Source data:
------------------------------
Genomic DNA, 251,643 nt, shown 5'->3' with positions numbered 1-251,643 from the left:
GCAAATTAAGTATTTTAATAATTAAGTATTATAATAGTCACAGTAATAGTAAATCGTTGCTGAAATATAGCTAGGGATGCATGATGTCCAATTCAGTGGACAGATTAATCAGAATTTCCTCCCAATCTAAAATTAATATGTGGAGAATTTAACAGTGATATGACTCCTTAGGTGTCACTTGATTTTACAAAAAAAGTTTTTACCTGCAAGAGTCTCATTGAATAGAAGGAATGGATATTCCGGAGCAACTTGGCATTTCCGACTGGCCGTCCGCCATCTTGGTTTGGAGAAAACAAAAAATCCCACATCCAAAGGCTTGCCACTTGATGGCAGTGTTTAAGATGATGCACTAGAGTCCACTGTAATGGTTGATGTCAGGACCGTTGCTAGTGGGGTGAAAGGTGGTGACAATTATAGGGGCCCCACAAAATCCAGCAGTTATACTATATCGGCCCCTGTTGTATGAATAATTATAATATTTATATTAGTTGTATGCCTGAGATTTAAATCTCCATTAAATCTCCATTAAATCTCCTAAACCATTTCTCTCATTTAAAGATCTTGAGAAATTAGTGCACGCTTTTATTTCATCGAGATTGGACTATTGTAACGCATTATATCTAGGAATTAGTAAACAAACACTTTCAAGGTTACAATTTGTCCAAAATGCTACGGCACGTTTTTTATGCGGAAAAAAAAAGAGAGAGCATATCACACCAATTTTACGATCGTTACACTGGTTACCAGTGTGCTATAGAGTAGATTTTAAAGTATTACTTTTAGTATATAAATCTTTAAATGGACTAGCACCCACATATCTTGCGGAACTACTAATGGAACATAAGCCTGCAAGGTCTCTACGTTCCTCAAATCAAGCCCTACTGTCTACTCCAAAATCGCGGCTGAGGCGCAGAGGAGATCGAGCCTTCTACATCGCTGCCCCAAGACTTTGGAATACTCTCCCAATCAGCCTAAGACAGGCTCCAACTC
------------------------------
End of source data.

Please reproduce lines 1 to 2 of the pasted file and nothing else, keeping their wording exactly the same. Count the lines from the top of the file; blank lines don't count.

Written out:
Genomic DNA, 251,643 nt, shown 5'->3' with positions numbered 1-251,643 from the left:
GCAAATTAAGTATTTTAATAATTAAGTATTATAATAGTCACAGTAATAGTAAATCGTTGCTGAAATATAGCTAGGGATGCATGATGTCCAATTCAGTGGACAGATTAATCAGAATTTCCTCCCAATCTAAAATTAATATGTGGAGAATTTAACAGTGATATGACTCCTTAGGTGTCACTTGATTTTACAAAAAAAGTTTTTACCTGCAAGAGTCTCATTGAATAGAAGGAATGGATATTCCGGAGCAACTTGGCATTTCCGACTGGCCGTCCGCCATCTTGGTTTGGAGAAAACAAAAAATCCCACATCCAAAGGCTTGCCACTTGATGGCAGTGTTTAAGATGATGCACTAGAGTCCACTGTAATGGTTGATGTCAGGACCGTTGCTAGTGGGGTGAAAGGTGGTGACAATTATAGGGGCCCCACAAAATCCAGCAGTTATACTATATCGGCCCCTGTTGTATGAATAATTATAATATTTATATTAGTTGTATGCCTGAGATTTAAATCTCCATTAAATCTCCATTAAATCTCCTAAACCATTTCTCTCATTTAAAGATCTTGAGAAATTAGTGCACGCTTTTATTTCATCGAGATTGGACTATTGTAACGCATTATATCTAGGAATTAGTAAACAAACACTTTCAAGGTTACAATTTGTCCAAAATGCTACGGCACGTTTTTTATGCGGAAAAAAAAAGAGAGAGCATATCACACCAATTTTACGATCGTTACACTGGTTACCAGTGTGCTATAGAGTAGATTTTAAAGTATTACTTTTAGTATATAAATCTTTAAATGGACTAGCACCCACATATCTTGCGGAACTACTAATGGAACATAAGCCTGCAAGGTCTCTACGTTCCTCAAATCAAGCCCTACTGTCTACTCCAAAATCGCGGCTGAGGCGCAGAGGAGATCGAGCCTTCTACATCGCTGCCCCAAGACTTTGGAATACTCTCCCAATCAGCCTAAGACAGGCTCCAACTC